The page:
The 55th volume of Scandinavian Studies in Law (Sc.St.L.) focuses on human rights and the dynamics surrounding them. In 15 articles experts on Jurisprudence, International Law and Legal History discuss the moderation and proliferation of the concept. The contributions have been divided into three sections: General Reflections, Limitations of Human Rights, and Emerging New Human Rights.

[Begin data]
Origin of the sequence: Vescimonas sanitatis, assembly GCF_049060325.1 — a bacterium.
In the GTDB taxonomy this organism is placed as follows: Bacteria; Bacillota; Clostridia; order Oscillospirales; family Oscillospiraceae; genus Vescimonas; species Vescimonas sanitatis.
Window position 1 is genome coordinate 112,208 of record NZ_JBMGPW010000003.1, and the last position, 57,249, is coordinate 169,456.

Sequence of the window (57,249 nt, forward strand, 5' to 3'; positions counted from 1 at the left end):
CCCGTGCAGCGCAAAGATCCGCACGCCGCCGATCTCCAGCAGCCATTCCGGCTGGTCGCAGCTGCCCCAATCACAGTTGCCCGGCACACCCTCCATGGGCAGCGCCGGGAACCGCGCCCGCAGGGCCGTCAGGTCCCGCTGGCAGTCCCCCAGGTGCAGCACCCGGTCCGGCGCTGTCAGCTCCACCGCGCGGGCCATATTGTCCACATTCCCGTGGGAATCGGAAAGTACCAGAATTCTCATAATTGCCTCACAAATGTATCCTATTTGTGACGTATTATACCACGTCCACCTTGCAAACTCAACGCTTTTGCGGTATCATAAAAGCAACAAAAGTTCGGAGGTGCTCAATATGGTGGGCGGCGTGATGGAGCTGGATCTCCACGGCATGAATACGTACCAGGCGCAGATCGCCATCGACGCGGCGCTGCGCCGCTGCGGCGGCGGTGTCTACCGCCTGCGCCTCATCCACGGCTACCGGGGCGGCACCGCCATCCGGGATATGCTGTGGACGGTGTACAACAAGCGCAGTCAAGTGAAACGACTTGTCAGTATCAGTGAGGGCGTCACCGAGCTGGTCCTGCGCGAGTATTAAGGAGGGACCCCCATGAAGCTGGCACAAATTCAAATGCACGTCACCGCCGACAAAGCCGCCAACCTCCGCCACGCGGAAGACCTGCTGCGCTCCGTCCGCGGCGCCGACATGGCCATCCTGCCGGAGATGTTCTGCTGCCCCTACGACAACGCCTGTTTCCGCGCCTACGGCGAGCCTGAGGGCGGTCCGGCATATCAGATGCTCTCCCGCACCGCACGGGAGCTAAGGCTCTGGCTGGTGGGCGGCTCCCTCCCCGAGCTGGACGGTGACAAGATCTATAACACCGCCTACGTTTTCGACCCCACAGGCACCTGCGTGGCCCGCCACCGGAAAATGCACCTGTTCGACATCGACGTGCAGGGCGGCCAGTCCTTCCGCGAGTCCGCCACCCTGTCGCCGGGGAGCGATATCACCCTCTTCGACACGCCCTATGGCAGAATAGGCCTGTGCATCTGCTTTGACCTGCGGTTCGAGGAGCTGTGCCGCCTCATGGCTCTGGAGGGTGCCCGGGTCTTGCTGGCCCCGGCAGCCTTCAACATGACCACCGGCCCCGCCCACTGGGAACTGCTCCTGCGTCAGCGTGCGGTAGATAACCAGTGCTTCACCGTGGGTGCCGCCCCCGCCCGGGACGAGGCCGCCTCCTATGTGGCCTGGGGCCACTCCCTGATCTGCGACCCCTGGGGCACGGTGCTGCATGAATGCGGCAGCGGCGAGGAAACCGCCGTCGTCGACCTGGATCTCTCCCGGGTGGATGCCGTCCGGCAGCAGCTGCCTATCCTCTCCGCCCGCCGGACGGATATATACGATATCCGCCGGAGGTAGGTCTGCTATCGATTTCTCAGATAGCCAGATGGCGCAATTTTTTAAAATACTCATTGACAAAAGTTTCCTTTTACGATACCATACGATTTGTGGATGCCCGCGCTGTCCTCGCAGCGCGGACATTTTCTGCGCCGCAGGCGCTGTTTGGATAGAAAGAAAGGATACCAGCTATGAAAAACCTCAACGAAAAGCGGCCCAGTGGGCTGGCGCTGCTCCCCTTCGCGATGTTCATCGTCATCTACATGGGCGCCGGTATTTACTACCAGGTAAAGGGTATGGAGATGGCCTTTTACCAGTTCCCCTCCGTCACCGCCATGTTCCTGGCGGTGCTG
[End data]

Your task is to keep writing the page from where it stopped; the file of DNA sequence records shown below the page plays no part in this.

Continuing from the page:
The ambition is to give an overview of the current situation, especially as it has manifested itself in the Scandinavian countries. More precisely the volume originates from a seminar on freedom of expression and its limits, held at the Stockholm University Law Faculty in February 2008. The freedom of expression seminar had in turn been instigated by several events which at that time attracted much attention in the media and public debate. One such event was the publication of Prophet Muhammad cartoons in a Danish newspaper in 2005. Parallel with discussions on the possible limits to certain freedoms, an urge for the recognition of new rights has emerged strongly in various international forums. The right to drinking water is an example of the latter. Some of these new rights have already received a degree of recognition, whilst others still need further elaboration. The articles in this volume address both the limitations to already established rights and the proliferation of new rights. An overall impression of the conclusions of the studies is that both the proliferation and the limitation of individual rights and freedoms have positive and negative aspects. The increase in the number of rights can hardly jeopardize individual freedoms, but it can lead to the “inflation” of rights and the subsequent watering-down of the implementation of existing rights. Limitation to rights and freedoms may for different reasons be justified under certain circumstances. There is, however, a risk of serious violation of the rights if limitation is destined to lead to the imposition of an authoritarian political system.